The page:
You may have seen Lee’s name before, since he is also an active participant of the weekly writers group and frequently has his articles published in the magazine. It was in writers group that he described his goals. He dreams about having his own house, creating low-income housing for people facing homelessness, and also starting his own business centered on technology and recycling.
Lee’s vending locations are Clark and Deming, Ashland and Webster (Marianos), as well as outside the Steppenwolf Theatre (during special events).
JULIANNE & DOMINICK
Street Roots, Portland
Selling Street Roots is far more than just a job for Julianne and Dominick Hart; it is an exercise in relationship building.
In nearly everything they do, Dominick and Julianne are together. They met in 2014 and bonded instantly through their mutual love of music. Dominick was playing drums in Chapman Park the day they met, and Julianne said she knew he was the one for her.
“I walked right up to him and asked if I could play my guitar for him,” she said.
The two work well as a team and are rarely seen without each other. Their love for music shines through when they are selling Street Roots, and they can often be found making up songs to attract potential customers.
“When we get to work together, we are earning it together so we are both excited,” said Julianne, smiling at Dominick.
After living together in Canby for several years, the couple unexpectedly lost their housing and ended up on the streets of Portland. Julianne said the transition from having a steady income and a house with her children to sleeping on the streets was hard.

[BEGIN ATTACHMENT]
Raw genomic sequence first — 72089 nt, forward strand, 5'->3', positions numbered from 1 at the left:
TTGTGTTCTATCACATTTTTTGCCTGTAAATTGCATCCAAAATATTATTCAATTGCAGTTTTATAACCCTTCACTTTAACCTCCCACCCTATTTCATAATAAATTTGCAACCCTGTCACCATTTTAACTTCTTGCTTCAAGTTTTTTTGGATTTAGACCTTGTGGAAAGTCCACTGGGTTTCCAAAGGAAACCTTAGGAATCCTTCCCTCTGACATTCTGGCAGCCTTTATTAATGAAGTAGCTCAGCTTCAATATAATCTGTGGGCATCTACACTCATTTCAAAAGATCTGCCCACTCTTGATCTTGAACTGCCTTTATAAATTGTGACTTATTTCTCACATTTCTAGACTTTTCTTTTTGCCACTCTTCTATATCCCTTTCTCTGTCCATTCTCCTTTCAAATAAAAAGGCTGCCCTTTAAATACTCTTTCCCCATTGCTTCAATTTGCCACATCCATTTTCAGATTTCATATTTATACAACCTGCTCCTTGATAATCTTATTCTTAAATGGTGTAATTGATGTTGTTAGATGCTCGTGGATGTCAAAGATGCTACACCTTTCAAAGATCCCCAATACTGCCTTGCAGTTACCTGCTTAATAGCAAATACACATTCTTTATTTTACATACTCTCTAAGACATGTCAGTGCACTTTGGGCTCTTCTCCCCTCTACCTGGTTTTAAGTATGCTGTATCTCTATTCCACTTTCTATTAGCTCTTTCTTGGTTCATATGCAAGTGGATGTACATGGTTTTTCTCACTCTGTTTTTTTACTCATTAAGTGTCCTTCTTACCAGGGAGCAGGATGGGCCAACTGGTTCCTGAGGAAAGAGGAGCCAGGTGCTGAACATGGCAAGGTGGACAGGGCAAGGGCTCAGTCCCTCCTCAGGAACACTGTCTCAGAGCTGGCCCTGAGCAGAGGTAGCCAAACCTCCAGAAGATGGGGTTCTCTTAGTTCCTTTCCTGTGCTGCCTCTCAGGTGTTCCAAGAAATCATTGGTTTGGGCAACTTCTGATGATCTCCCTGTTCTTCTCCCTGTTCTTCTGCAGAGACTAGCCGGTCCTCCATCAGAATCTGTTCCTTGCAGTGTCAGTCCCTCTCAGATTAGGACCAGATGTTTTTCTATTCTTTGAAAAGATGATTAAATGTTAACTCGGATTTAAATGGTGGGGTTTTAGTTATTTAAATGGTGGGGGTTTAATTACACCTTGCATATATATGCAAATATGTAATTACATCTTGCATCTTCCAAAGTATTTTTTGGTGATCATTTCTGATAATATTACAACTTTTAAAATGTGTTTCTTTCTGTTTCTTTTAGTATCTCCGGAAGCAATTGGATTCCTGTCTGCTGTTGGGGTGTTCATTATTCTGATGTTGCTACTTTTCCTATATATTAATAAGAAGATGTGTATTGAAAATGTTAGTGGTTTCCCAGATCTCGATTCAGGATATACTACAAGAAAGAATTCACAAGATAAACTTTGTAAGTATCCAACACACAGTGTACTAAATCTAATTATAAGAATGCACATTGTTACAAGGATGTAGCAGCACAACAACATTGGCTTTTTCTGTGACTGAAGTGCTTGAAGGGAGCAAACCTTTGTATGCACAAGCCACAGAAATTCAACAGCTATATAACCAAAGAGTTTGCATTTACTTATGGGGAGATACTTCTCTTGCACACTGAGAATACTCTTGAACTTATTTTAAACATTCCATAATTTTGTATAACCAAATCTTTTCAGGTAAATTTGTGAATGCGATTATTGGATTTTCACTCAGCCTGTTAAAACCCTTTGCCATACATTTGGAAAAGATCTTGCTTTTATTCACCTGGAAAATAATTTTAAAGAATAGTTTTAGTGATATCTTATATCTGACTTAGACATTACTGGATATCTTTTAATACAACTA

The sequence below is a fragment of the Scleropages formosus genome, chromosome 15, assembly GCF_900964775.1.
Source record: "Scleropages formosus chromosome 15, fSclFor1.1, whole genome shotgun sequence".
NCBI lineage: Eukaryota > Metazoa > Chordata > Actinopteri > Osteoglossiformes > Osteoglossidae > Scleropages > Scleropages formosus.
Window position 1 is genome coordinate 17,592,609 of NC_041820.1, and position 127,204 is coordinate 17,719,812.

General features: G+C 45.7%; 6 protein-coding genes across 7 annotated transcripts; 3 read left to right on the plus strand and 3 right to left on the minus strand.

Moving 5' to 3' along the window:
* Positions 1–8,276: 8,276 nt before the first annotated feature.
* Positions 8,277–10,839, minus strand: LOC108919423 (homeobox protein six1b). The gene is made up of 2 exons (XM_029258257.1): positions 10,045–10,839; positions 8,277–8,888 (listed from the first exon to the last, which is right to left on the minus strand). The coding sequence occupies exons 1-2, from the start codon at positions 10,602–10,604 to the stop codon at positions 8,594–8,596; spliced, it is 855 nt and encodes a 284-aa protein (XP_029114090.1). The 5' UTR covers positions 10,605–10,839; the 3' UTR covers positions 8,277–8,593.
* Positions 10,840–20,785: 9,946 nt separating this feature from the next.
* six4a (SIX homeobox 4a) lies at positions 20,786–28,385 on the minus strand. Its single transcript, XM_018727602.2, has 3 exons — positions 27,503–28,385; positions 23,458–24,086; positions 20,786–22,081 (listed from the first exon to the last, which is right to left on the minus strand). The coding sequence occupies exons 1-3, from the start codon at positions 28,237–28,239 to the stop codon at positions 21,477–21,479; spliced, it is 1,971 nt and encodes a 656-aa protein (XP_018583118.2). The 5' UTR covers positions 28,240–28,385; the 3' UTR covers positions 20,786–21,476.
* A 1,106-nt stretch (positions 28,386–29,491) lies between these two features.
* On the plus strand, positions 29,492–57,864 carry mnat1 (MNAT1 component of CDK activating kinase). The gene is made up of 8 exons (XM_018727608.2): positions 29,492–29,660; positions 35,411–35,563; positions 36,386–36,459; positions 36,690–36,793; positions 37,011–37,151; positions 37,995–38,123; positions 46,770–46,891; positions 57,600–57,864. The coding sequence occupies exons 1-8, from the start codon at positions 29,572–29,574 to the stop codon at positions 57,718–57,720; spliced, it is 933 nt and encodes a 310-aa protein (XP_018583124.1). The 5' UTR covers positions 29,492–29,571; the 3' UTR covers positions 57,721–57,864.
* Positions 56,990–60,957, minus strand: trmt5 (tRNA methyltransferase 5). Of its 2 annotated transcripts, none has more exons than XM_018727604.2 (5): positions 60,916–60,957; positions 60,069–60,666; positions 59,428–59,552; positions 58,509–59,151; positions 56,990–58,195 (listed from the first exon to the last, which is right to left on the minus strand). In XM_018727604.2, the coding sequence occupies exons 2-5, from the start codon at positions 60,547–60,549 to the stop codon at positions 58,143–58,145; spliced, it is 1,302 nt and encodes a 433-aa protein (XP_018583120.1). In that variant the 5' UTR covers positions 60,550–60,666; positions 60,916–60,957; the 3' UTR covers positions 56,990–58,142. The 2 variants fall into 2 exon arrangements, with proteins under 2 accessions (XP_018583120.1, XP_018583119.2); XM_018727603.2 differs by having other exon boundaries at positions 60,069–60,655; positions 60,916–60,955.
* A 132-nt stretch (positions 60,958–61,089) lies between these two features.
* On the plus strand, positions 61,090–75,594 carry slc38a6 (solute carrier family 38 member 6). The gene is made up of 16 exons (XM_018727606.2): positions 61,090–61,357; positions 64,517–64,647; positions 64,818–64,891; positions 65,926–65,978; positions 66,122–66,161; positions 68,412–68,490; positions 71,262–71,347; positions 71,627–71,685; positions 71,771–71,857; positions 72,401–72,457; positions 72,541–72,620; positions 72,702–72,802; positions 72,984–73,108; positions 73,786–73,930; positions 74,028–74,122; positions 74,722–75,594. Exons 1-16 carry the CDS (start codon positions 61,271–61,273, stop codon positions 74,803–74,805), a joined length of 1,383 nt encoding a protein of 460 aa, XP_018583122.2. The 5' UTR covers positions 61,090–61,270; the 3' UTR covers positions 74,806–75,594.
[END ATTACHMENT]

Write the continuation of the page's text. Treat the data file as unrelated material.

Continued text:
To make matters worse, soon after they met, Dominick was diagnosed with colon cancer. The doctors initially told him he had just 10 months to live. In the past three years, he has had surgeries, and he looks forward to starting a new treatment soon that he hopes will lead to recovery.
Things have begun to look up for Dominick and Julianne. They recently got the keys to their own apartment, thanks to Transition Projects, a program that provides short-term and long-term housing support.
Having a place of their own opens up a world of opportunities for the two. “I’m going to be working to get a more regular visitation with them,” Julianne said about her three children, “now that I have my own place with running water and electricity.”
And Dominick now has a clean, safe environment to rest and heal from procedures. “Trying to recuperate from that (surgery) while living in a tent is not easy,” he said.
When the two aren’t selling Street Roots or making music, they enjoy gardening. “I like being out in nature and making it more beautiful,” Julianne said. The couple say they’d like to eventually move to a smaller town where they are able to garden and enjoy nature.
Above all, they try their best to stay optimistic. “We’re both survivors,” Julianne said. “We made it through a lot, and I’m glad we have this new place to us now.”